According to United Nations documents provided to The New York Times, the United Nations Office of Legal Affairs wrote to the head of the peacekeeping department in April and said that peacekeepers “cannot participate in any form of joint operation” with the Congolese Army, “if there are substantial grounds for believing there to be a real risk of them violating international humanitarian law.”
The warnings proved prescient. A few months later, Congolese government soldiers, who had been supplied with ammunition and food by United Nations peacekeepers, killed hundreds of civilians, gang-raped girls and even cut the heads off some young men, according to human rights groups.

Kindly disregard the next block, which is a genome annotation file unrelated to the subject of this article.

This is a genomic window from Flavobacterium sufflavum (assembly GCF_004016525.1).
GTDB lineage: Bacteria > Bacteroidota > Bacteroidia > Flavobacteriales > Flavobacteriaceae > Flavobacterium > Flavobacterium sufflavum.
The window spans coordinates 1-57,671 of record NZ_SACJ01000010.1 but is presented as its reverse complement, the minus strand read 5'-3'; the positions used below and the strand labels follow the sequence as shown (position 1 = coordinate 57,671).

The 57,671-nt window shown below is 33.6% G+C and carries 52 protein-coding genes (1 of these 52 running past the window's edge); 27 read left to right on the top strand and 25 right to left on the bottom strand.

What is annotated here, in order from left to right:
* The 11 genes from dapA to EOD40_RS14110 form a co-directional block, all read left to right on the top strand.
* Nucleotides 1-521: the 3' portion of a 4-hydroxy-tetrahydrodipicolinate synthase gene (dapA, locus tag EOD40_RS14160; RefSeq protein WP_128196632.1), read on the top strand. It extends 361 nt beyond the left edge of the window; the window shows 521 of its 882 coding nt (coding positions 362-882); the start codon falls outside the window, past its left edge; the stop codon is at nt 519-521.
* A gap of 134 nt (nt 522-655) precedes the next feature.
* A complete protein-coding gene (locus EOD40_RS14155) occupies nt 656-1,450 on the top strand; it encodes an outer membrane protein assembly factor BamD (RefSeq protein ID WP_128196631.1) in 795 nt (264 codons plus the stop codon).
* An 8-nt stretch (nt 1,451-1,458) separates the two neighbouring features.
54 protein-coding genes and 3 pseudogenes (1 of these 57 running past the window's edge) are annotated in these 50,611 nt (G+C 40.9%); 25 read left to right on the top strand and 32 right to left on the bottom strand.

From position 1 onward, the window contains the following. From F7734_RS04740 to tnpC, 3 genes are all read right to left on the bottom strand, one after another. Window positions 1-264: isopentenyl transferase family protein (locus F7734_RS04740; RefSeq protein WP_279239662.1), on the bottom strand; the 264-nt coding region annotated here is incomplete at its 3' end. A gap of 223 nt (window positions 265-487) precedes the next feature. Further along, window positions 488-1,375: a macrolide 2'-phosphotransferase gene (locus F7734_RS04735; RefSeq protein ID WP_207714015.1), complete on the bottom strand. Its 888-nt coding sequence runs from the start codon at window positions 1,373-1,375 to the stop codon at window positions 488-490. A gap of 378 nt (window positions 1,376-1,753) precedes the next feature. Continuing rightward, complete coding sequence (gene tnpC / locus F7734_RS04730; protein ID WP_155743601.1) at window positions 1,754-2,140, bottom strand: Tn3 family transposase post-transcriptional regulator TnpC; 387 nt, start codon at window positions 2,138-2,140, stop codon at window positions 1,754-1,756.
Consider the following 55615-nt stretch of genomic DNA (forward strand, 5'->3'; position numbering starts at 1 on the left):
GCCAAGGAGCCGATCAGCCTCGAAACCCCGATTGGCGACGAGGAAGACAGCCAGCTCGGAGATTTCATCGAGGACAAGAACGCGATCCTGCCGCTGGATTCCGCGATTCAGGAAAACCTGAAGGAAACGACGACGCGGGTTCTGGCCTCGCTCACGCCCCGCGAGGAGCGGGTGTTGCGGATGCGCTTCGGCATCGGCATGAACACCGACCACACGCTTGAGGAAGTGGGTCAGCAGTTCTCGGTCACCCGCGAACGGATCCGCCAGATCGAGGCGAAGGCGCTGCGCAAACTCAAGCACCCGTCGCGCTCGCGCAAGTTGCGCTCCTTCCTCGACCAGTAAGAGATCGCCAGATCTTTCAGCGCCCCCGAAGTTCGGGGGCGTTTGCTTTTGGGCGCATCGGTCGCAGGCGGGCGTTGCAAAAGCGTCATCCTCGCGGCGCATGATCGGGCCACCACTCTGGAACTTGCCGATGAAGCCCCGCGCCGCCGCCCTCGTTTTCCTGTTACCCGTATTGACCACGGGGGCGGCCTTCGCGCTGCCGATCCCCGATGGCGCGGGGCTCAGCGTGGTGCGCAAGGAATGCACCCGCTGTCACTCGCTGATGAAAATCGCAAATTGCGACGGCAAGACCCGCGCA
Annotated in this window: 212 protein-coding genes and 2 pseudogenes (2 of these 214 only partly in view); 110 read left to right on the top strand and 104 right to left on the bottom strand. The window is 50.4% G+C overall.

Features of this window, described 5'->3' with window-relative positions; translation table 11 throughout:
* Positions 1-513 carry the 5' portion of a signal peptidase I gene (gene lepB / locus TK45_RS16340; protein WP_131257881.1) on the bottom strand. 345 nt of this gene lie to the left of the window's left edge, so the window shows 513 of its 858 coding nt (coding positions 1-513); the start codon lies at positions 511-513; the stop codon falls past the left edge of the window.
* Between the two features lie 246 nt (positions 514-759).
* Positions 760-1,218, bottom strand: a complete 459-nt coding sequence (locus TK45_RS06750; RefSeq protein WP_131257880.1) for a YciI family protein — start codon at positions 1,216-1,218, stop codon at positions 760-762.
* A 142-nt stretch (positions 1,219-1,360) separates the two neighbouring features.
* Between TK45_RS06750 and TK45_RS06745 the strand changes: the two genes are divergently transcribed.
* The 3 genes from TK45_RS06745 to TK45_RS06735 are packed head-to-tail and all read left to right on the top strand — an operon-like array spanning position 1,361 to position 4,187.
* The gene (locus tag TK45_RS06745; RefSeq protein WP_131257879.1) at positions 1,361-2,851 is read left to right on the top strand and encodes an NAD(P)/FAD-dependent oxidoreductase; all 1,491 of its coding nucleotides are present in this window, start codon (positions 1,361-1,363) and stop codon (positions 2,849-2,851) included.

Many United Nations officials seemed to fear this could happen and the documents from the legal affairs office reveal the level of internal debate — and discomfort — about working hand in hand with the Congolese Army, which over the years has been widely blamed for looting, raping and killing the very population it is responsible for protecting.
“We knew this was a risky operation,” said Alain Le Roy, under secretary general for peacekeeping operations, in an interview Wednesday. But, he added, “We have no other option.”
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